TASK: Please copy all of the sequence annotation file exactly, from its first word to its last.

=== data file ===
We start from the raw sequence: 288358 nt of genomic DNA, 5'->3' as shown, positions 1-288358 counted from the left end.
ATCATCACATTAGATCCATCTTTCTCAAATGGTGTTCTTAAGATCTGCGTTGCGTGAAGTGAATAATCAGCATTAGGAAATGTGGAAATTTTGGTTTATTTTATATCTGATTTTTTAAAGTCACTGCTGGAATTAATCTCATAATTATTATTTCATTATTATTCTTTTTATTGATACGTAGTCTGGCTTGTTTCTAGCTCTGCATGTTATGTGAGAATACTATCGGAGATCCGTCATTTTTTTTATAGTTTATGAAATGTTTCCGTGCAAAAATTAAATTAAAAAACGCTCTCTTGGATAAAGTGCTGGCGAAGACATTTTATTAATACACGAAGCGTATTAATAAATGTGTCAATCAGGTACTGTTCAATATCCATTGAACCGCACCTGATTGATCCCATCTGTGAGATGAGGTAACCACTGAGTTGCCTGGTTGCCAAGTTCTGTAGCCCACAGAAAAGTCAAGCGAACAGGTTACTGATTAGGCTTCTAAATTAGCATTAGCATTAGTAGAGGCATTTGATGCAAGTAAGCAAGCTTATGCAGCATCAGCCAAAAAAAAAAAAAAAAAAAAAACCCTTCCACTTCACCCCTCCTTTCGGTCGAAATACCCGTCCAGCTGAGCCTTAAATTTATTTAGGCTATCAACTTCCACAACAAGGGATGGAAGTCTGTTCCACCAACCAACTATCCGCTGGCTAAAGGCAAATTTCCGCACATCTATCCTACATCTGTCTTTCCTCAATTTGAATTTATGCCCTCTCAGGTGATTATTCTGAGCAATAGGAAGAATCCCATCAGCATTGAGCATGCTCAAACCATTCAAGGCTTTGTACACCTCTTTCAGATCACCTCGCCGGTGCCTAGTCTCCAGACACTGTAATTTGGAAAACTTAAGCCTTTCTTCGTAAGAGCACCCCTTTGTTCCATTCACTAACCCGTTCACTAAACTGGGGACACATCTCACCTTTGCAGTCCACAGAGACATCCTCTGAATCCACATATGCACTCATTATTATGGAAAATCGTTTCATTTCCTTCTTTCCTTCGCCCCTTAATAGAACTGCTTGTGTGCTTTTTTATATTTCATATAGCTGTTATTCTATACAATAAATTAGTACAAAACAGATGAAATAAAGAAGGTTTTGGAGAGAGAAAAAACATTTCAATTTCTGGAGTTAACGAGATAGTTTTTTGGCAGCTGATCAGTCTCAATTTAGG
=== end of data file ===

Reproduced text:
We start from the raw sequence: 288358 nt of genomic DNA, 5'->3' as shown, positions 1-288358 counted from the left end.
ATCATCACATTAGATCCATCTTTCTCAAATGGTGTTCTTAAGATCTGCGTTGCGTGAAGTGAATAATCAGCATTAGGAAATGTGGAAATTTTGGTTTATTTTATATCTGATTTTTTAAAGTCACTGCTGGAATTAATCTCATAATTATTATTTCATTATTATTCTTTTTATTGATACGTAGTCTGGCTTGTTTCTAGCTCTGCATGTTATGTGAGAATACTATCGGAGATCCGTCATTTTTTTTATAGTTTATGAAATGTTTCCGTGCAAAAATTAAATTAAAAAACGCTCTCTTGGATAAAGTGCTGGCGAAGACATTTTATTAATACACGAAGCGTATTAATAAATGTGTCAATCAGGTACTGTTCAATATCCATTGAACCGCACCTGATTGATCCCATCTGTGAGATGAGGTAACCACTGAGTTGCCTGGTTGCCAAGTTCTGTAGCCCACAGAAAAGTCAAGCGAACAGGTTACTGATTAGGCTTCTAAATTAGCATTAGCATTAGTAGAGGCATTTGATGCAAGTAAGCAAGCTTATGCAGCATCAGCCAAAAAAAAAAAAAAAAAAAAAACCCTTCCACTTCACCCCTCCTTTCGGTCGAAATACCCGTCCAGCTGAGCCTTAAATTTATTTAGGCTATCAACTTCCACAACAAGGGATGGAAGTCTGTTCCACCAACCAACTATCCGCTGGCTAAAGGCAAATTTCCGCACATCTATCCTACATCTGTCTTTCCTCAATTTGAATTTATGCCCTCTCAGGTGATTATTCTGAGCAATAGGAAGAATCCCATCAGCATTGAGCATGCTCAAACCATTCAAGGCTTTGTACACCTCTTTCAGATCACCTCGCCGGTGCCTAGTCTCCAGACACTGTAATTTGGAAAACTTAAGCCTTTCTTCGTAAGAGCACCCCTTTGTTCCATTCACTAACCCGTTCACTAAACTGGGGACACATCTCACCTTTGCAGTCCACAGAGACATCCTCTGAATCCACATATGCACTCATTATTATGGAAAATCGTTTCATTTCCTTCTTTCCTTCGCCCCTTAATAGAACTGCTTGTGTGCTTTTTTATATTTCATATAGCTGTTATTCTATACAATAAATTAGTACAAAACAGATGAAATAAAGAAGGTTTTGGAGAGAGAAAAAACATTTCAATTTCTGGAGTTAACGAGATAGTTTTTTGGCAGCTGATCAGTCTCAATTTAGG